As part of its repositioning push as a modern “digital-industrial” company, General Electric has implemented a number of creative campaigns. We love their latest push around an internet-connected volcano to help the residents of Nicaragua predict when a volcano in that country could erupt. It’s a fantastic initiative that shows off GE’s technology chops while providing what could literally be a lifesaving service to the local population.

mountain .gif

Airbnb’s Crash Pad

I also adored Airbnb’s 2015 campaign in which they turned an Alpine ski gondola into a “crash pad” for an evening. This was an incredible way to highlight the global breadth of Airbnb’s offerings – including the fact the company offers properties that go well beyond the same-old.


American Greeting’s World’s Toughest Job Interview

Lastly, American Greetings got gallons of great ink in both traditional and social media for its “World’s Toughest Job Interview” campaign to mark Mother’s Day. The greeting card company advertised for the “world’s toughest job” and held video conference interviews with candidates capturing their reactions when they realized the job for which they had applied was being a mother. (video embedded below)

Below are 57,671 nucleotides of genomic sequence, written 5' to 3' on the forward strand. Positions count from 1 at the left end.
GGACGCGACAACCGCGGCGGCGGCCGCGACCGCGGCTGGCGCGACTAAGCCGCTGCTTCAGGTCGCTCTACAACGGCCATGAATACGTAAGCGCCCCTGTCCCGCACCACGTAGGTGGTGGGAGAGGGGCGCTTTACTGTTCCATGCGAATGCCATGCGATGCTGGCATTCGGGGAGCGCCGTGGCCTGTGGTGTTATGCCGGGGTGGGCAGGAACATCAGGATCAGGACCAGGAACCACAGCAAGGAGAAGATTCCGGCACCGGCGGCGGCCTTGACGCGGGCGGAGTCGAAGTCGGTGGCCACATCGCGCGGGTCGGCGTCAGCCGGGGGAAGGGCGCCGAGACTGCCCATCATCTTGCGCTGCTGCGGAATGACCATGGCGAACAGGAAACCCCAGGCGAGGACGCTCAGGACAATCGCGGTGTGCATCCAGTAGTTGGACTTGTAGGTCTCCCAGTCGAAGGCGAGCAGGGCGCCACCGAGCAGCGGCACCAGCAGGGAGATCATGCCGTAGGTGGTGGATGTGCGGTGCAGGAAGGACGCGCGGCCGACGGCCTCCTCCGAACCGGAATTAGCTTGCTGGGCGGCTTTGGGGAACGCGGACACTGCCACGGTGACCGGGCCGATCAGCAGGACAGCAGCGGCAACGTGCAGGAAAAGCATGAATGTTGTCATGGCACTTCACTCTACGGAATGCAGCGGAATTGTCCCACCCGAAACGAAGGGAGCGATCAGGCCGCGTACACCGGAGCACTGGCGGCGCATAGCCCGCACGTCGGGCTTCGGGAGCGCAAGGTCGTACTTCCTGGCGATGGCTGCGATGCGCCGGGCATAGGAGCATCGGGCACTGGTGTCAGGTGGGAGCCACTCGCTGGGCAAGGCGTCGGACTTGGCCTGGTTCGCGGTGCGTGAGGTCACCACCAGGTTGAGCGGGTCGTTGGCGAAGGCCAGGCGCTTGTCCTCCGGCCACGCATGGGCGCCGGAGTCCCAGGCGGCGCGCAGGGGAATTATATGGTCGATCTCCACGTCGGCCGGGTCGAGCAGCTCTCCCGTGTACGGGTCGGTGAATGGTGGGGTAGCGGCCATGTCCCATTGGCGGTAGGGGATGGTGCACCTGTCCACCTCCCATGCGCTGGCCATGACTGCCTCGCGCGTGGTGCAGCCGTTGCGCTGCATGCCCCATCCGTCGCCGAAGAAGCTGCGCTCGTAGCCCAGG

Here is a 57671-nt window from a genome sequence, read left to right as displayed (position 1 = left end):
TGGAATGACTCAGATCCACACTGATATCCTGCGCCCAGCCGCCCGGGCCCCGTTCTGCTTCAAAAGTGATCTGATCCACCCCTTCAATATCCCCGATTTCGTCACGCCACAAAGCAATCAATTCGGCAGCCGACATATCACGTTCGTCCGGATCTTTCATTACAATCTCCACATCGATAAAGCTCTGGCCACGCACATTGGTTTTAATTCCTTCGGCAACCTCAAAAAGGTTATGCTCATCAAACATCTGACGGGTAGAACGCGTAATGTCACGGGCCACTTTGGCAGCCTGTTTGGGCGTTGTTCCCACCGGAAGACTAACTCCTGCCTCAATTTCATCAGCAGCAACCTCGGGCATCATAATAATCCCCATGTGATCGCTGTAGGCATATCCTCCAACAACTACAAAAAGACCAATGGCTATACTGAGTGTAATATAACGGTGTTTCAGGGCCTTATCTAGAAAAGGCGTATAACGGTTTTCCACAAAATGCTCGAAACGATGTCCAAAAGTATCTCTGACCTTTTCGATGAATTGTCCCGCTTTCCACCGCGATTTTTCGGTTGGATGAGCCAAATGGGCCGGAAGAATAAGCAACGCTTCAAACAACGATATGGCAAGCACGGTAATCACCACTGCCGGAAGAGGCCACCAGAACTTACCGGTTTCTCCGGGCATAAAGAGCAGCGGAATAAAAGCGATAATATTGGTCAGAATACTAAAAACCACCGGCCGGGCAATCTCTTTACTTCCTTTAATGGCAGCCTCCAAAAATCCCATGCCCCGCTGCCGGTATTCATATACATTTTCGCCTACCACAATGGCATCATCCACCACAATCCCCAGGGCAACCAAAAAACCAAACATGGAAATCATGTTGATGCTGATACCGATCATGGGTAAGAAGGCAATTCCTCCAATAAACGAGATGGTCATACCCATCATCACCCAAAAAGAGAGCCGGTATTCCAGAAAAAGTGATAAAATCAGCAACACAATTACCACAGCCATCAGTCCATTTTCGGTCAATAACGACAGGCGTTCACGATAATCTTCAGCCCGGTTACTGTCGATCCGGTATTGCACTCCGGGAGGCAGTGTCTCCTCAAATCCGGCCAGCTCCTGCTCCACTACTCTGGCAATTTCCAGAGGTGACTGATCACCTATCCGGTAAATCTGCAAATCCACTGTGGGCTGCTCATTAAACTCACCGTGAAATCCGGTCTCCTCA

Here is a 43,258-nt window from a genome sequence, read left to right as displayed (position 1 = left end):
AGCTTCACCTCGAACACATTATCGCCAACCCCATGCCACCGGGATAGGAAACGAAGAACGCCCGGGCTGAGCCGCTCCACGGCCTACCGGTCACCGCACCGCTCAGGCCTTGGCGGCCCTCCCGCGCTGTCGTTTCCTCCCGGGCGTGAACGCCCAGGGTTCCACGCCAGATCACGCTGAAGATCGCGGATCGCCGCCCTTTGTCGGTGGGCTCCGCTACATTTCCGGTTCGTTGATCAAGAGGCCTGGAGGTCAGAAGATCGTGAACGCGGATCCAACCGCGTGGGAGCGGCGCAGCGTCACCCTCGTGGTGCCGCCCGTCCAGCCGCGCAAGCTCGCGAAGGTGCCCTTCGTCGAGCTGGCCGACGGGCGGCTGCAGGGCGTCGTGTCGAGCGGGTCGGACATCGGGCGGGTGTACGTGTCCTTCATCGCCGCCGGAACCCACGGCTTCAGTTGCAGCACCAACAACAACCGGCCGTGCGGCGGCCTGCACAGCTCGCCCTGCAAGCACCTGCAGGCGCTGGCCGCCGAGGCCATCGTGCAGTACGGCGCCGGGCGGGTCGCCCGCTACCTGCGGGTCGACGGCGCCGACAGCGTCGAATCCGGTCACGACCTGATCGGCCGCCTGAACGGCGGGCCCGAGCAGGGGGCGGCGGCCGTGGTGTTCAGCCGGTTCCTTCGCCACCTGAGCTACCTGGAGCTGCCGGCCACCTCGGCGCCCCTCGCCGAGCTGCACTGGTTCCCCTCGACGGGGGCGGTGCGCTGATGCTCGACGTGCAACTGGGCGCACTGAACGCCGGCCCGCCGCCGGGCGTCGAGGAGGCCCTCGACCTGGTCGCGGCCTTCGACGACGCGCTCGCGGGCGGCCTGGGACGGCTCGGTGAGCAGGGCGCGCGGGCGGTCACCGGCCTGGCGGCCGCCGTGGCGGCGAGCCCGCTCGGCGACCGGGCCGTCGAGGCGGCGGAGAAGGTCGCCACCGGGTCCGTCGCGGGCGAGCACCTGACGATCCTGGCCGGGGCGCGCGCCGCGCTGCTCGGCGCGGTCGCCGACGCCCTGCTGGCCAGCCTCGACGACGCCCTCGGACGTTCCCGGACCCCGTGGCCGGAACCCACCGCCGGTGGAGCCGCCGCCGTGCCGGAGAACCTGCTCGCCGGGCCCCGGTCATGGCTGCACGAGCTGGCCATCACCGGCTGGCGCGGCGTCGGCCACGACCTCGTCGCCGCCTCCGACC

These are just a few of the creative, exciting and inspirational campaigns the PR industry is implementing. So next time you’re looking for a big idea to help your company meet a key business objective, invite your PR team to share their thoughts. Big ideas are no longer just the exclusive territory of ad agencies.

Image Credit:
  • Volcano GIF: GE
  • Alpine Ski Lodge: AdWeek
Kathy Wilson

About Kathy Wilson

Identifying and showcasing the unique and authentic elements of a company’s story – those “aha!” storylines that set a great company apart from the merely good ones. Then developing a strategy that leverages a variety of storytelling channels, whether it’s traditional media, social campaigns or visuals, to bring that company’s value proposition to life. 20+ year PR veteran.